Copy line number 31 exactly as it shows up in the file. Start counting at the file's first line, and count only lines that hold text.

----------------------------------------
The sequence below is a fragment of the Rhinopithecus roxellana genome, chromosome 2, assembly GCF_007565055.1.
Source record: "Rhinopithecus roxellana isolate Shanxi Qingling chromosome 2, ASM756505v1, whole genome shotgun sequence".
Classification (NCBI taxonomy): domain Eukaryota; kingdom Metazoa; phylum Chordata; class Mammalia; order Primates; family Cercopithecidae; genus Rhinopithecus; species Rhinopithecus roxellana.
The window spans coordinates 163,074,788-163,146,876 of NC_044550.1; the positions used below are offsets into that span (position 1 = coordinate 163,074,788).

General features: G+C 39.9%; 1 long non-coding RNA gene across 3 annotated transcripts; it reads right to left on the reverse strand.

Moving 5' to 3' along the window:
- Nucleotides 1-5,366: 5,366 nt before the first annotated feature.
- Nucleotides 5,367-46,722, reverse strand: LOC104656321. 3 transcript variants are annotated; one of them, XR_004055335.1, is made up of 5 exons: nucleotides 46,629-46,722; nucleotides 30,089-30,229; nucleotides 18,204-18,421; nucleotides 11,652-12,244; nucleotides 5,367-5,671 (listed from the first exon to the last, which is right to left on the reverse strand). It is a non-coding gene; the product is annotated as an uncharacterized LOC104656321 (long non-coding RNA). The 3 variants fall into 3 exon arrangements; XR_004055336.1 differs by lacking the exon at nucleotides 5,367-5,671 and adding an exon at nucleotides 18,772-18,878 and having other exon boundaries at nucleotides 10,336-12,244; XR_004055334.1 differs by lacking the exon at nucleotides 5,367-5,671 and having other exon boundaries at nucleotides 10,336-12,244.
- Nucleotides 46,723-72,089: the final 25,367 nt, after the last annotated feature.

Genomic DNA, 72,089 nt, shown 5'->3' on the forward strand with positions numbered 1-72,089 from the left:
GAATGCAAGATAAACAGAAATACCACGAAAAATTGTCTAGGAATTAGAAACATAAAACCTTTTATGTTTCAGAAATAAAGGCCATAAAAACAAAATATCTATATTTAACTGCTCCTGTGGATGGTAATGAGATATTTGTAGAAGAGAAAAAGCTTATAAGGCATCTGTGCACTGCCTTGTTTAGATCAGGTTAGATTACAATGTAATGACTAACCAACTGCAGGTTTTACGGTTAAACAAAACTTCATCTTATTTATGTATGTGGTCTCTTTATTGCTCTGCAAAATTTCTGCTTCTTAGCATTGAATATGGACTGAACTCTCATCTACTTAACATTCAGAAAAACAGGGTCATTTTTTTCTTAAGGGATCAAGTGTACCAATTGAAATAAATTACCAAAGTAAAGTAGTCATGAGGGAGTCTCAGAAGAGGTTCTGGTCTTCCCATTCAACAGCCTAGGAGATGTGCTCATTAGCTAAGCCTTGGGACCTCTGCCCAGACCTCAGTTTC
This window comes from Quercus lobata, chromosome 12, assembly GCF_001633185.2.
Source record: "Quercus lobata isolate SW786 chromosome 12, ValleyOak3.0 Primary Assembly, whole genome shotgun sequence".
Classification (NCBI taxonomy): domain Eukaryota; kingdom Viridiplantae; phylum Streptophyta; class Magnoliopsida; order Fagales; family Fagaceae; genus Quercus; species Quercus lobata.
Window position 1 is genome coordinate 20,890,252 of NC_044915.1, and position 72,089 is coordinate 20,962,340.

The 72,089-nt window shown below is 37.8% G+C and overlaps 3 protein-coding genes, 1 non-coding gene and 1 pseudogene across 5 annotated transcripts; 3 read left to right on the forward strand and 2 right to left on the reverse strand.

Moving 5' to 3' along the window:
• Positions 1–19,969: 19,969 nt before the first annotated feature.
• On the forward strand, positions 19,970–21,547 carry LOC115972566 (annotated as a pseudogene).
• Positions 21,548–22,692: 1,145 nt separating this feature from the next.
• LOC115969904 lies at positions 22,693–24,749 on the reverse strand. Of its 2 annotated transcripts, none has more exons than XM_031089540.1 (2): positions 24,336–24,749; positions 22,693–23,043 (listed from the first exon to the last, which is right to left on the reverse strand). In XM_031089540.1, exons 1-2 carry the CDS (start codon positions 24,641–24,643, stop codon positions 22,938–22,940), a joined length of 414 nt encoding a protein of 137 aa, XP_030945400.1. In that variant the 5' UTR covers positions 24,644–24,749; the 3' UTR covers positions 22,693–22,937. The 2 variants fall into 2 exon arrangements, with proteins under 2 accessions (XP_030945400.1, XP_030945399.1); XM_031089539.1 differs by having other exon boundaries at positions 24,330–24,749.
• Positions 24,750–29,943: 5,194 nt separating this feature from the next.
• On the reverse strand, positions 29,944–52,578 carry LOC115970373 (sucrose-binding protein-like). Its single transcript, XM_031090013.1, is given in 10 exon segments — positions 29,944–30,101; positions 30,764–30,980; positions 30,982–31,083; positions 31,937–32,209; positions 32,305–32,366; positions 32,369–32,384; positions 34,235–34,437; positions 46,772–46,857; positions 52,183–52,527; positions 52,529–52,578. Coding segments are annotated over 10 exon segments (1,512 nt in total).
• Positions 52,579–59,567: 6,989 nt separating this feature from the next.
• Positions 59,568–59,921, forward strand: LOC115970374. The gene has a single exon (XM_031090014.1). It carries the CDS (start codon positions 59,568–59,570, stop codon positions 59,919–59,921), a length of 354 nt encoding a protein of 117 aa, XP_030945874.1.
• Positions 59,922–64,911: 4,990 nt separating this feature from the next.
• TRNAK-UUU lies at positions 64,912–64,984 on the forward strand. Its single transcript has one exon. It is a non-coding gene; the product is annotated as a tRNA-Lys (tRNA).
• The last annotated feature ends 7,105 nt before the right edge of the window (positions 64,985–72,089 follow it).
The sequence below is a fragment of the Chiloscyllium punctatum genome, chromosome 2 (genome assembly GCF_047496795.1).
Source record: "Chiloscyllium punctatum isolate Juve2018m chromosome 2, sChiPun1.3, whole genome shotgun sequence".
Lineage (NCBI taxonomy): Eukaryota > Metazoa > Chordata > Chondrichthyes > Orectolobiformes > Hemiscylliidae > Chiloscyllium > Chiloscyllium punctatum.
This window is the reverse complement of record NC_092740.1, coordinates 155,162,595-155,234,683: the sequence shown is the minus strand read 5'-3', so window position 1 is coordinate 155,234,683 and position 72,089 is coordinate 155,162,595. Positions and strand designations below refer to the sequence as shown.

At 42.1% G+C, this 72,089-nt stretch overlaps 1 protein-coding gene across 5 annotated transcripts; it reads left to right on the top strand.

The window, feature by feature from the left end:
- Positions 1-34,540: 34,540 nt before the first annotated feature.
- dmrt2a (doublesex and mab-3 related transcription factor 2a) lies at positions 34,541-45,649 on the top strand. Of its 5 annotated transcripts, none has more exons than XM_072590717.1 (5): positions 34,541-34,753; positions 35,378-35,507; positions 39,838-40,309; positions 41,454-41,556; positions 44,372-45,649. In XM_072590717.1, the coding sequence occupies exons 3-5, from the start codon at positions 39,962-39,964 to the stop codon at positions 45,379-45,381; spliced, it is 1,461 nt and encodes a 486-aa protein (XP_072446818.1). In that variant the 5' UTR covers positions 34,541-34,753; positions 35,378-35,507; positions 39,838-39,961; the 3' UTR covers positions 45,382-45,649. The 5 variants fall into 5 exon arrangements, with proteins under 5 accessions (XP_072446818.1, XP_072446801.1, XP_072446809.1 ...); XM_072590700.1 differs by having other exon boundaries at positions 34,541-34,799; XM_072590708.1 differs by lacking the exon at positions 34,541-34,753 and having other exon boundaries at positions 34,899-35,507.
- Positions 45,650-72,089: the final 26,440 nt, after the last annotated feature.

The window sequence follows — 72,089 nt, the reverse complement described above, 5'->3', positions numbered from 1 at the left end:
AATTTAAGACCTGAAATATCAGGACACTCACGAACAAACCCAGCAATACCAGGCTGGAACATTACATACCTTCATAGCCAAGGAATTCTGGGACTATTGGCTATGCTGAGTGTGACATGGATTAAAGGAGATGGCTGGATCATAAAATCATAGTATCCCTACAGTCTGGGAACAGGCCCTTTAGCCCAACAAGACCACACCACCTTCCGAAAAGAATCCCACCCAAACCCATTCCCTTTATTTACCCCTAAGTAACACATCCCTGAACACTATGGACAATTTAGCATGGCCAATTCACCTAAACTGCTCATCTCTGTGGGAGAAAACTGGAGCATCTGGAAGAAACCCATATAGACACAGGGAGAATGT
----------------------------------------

Lineage (NCBI taxonomy): Eukaryota > Metazoa > Chordata > Chondrichthyes > Orectolobiformes > Hemiscylliidae > Chiloscyllium > Chiloscyllium punctatum.